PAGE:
The Center on Congress at Indiana University
The Center on Congress at Indiana University was established in January 1999. It developed out of Lee Hamilton's recognition during his 34 years in the U.S. House of Representatives of the need to improve broad public understanding of Congress.
The central mission of the Center on Congress is to help improve the public's understanding of Congress and to improve civic engagement, especially among young people, as a way to strengthen the basic institutions of government. The Center is non-partisan and its goal is purely educational—to explain the work and role of Congress. The Center provides nonpartisan educational information that helps citizens understand and access their representative government:
- by publishing educational modules and materials on its website;
- by writing and distributing newspaper and radio commentaries, books and booklets;
- by producing and distributing educational media such as the Congressional Moments radio series and the Facts of Congress videos; and
- by partnering with other groups to provide programs for the American Democracy Television network and hosting Seminars for Journalists.
The Center’s special niche is explaining Congress to the average citizen. Areas covered by the Center include public perceptions of Congress, the role of Congress in our large, diverse country, the main public criticisms of Congress, and the impact of Congress on people's everyday lives.
The Center on Congress Teaching with Primary Sources Project
The Center on Congress Teaching with Primary Sources (TPS) project is entirely Web-based and provides a highly interactive collection of resources and activities designed to help teachers access and use the digital primary source materials of the Library of Congress. The Center on Congress TPS Web site focuses resources around five major themes:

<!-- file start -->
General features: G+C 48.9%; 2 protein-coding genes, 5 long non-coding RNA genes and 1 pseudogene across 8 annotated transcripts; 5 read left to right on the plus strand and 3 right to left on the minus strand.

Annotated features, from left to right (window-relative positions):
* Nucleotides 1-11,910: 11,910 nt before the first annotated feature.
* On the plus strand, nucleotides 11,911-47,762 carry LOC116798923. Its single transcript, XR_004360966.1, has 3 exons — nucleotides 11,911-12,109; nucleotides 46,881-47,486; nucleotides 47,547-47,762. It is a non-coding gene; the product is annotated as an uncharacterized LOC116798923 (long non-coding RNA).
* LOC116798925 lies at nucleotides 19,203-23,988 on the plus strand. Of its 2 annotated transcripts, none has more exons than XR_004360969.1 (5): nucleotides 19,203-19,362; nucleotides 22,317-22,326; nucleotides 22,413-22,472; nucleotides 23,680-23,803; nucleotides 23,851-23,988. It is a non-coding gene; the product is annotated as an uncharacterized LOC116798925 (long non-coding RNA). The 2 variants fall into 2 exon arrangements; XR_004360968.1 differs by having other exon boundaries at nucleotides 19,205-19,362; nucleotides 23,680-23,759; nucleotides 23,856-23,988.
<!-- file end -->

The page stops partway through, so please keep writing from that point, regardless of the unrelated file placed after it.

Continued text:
- Public Criticisms of Congress: A Look at American Political Cartoons;
- The Impact of Congress: The First Congress;
- Critical Thinking: Analyzing Congressional Floor Debates;
- The Importance of Citizen Participation: American Social Movements; and
- The Legislative Process: Building Consensus.
The Web site components include:
- Interactive learning modules featuring selected Library of Congress primary sources, including documents, images, video and audio files;
- Online applications that allow students and teachers to create dynamic time lines, scrap books, and other products without having to purchase proprietary software;
- Features allowing teachers to customize student interactives to meet their curricular needs;
- Lesson plans, aligned to curriculum standards for all states, to help teachers use the interactive learning modules and the Library’s digital collections in the classroom;
- Guides for searching the Library’s sites, understanding copyright laws and issues, working with technology, and creating classroom projects;
- An online workspace giving teachers and students a place to access and store student work on the Web site’s interactive learning modules.
To access the Center on Congress TPS Web site go to www.tpscongress.org. For more information, contact Elaine Larson at 812-339-2203, ext. 245.